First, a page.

POWDER & PAINT
A Musical with a History
It's all about Helena Rubinstein. Out of nowhere she became a household name. Beauty was her business and as the first woman ever to build a global industry, she really did have a tale to tell.
The idea of dramatising her story came to James Bulmer when he inherited a box full of correspondence between this amazing woman and the manager of her Mayfair salon, Rosa Bird. The letters and telegrams – over 2000 of them – span the years from just before the 1st World War through to the time of the Great Depression. They provide a remarkable insight into the complex person who was Helena Rubinstein. But then those turbulent times and the frantic, colourful, emotional life she lived persuaded James that his original treatment really ought to be set to music. Ant Stevens wrote the book and lyrics to music composed mainly by Mike Heath.
'Powder & Paint' is definitely not a biography. Perhaps it can best be described as a character study wrapped up in romance and mystery. Some liberties have been taken to emphasise the drama and to highlight the challenges which, even today, confront a go-getting woman in a male dominated world. Without doubt 'Madame' Rubinstein met her fair share of fear, loneliness and heartbreak on her rocky road to success.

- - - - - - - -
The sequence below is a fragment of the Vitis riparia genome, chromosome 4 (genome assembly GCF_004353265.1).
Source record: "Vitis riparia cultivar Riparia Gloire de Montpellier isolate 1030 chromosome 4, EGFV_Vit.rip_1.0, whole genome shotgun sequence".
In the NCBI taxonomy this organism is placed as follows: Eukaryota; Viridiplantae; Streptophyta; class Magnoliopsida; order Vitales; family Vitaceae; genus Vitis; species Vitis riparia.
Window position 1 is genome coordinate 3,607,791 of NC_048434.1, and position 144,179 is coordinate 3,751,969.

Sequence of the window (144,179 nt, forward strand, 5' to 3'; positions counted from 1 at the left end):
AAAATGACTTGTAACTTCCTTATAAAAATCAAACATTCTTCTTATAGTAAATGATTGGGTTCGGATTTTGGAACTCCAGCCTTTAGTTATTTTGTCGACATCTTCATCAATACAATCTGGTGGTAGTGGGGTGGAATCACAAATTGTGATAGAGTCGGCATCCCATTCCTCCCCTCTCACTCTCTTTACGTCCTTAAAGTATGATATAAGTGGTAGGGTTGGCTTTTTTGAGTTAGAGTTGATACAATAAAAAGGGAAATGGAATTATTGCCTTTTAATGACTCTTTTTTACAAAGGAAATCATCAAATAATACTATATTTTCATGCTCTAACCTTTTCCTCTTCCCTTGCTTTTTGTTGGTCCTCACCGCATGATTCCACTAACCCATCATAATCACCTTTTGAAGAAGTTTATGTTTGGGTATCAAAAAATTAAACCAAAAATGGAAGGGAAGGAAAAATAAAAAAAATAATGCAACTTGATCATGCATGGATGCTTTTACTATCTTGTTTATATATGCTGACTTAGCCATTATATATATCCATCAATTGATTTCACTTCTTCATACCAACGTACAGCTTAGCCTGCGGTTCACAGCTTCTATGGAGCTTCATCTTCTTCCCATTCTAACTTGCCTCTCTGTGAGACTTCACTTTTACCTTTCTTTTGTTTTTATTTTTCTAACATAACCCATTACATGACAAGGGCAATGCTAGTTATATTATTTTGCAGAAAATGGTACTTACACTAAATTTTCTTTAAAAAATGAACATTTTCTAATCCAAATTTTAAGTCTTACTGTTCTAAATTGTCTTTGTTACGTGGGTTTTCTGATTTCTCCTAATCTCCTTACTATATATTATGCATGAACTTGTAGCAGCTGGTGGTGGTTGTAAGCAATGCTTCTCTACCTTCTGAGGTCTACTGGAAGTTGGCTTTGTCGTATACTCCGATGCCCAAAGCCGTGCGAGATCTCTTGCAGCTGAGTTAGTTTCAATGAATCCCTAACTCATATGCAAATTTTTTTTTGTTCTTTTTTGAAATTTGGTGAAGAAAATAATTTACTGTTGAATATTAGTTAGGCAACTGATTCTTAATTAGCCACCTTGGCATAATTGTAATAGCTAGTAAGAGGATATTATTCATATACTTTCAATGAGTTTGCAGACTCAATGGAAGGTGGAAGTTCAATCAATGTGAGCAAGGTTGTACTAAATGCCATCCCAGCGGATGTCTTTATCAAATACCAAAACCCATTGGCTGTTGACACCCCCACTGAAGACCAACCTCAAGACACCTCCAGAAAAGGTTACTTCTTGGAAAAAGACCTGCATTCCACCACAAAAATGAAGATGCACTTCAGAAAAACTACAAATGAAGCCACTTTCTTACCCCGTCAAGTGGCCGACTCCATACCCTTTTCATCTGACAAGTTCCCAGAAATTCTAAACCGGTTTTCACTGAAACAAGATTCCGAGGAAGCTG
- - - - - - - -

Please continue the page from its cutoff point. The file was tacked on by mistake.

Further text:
In the play, the protagonist is of course Helena herself. Born in Poland, we are introduced to her as a headstrong teenager.
Refusing to wed the man chosen by her father, she is packed off to a sheep station in the Australian Outback to stay with her Uncle Louis. After an alleged incident occurs whilst staying with her Uncle, Helena flees to Melbourne; and that's where her story really begins.
Rosa Bird - the one who collected all the letters – assumes the role of narrator in the first act, but then becomes very much part of the action in the second.
Edward William Titus, a Polish American journalist, provides the romantic interest and much of the comedy. Good looking, intelligent, utterly charming but wickedly flirtatious, he and Helena meet, fight and fall in love. The trouble is that a match made in heaven is not what you get when two egos collide.
On her roller-coaster ride from Melbourne to London, Paris and New York, the play brings on her arch rival Elizabeth Arden, her son Roy and, later on, the Lehman Brothers. And then there is the girl Claire. Who is she? Where did she come from? What is it about her that affects Helena in such contradictory ways? I wonder…
On 20th March 2002 Ann Treneman of The Times wrote a fascinating feature on the discovery of the cache of letters entitled The Real Face of Rubinstein. Previously the V & A Museum of London in November 2001 had declared that the letters were a very considerable find.